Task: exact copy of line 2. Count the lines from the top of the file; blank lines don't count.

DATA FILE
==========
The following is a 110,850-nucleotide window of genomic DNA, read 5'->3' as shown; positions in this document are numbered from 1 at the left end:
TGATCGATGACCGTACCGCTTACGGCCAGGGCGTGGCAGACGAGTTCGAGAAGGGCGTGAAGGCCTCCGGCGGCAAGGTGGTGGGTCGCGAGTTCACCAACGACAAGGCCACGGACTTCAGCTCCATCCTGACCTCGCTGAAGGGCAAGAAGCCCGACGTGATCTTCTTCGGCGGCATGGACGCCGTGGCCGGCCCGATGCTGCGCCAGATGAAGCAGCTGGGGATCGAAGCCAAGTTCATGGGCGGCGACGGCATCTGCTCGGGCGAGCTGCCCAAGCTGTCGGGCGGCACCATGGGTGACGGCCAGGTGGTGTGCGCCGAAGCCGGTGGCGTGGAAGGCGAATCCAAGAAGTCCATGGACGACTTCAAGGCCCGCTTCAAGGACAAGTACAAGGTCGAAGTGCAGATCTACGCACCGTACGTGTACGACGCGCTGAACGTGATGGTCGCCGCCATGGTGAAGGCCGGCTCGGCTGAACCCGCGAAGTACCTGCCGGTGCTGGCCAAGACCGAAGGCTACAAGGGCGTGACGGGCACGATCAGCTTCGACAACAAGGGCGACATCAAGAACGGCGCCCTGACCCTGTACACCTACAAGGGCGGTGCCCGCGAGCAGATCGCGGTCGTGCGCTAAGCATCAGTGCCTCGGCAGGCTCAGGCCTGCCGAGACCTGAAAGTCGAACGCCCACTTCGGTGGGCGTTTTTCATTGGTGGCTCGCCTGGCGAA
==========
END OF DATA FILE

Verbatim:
TGATCGATGACCGTACCGCTTACGGCCAGGGCGTGGCAGACGAGTTCGAGAAGGGCGTGAAGGCCTCCGGCGGCAAGGTGGTGGGTCGCGAGTTCACCAACGACAAGGCCACGGACTTCAGCTCCATCCTGACCTCGCTGAAGGGCAAGAAGCCCGACGTGATCTTCTTCGGCGGCATGGACGCCGTGGCCGGCCCGATGCTGCGCCAGATGAAGCAGCTGGGGATCGAAGCCAAGTTCATGGGCGGCGACGGCATCTGCTCGGGCGAGCTGCCCAAGCTGTCGGGCGGCACCATGGGTGACGGCCAGGTGGTGTGCGCCGAAGCCGGTGGCGTGGAAGGCGAATCCAAGAAGTCCATGGACGACTTCAAGGCCCGCTTCAAGGACAAGTACAAGGTCGAAGTGCAGATCTACGCACCGTACGTGTACGACGCGCTGAACGTGATGGTCGCCGCCATGGTGAAGGCCGGCTCGGCTGAACCCGCGAAGTACCTGCCGGTGCTGGCCAAGACCGAAGGCTACAAGGGCGTGACGGGCACGATCAGCTTCGACAACAAGGGCGACATCAAGAACGGCGCCCTGACCCTGTACACCTACAAGGGCGGTGCCCGCGAGCAGATCGCGGTCGTGCGCTAAGCATCAGTGCCTCGGCAGGCTCAGGCCTGCCGAGACCTGAAAGTCGAACGCCCACTTCGGTGGGCGTTTTTCATTGGTGGCTCGCCTGGCGAA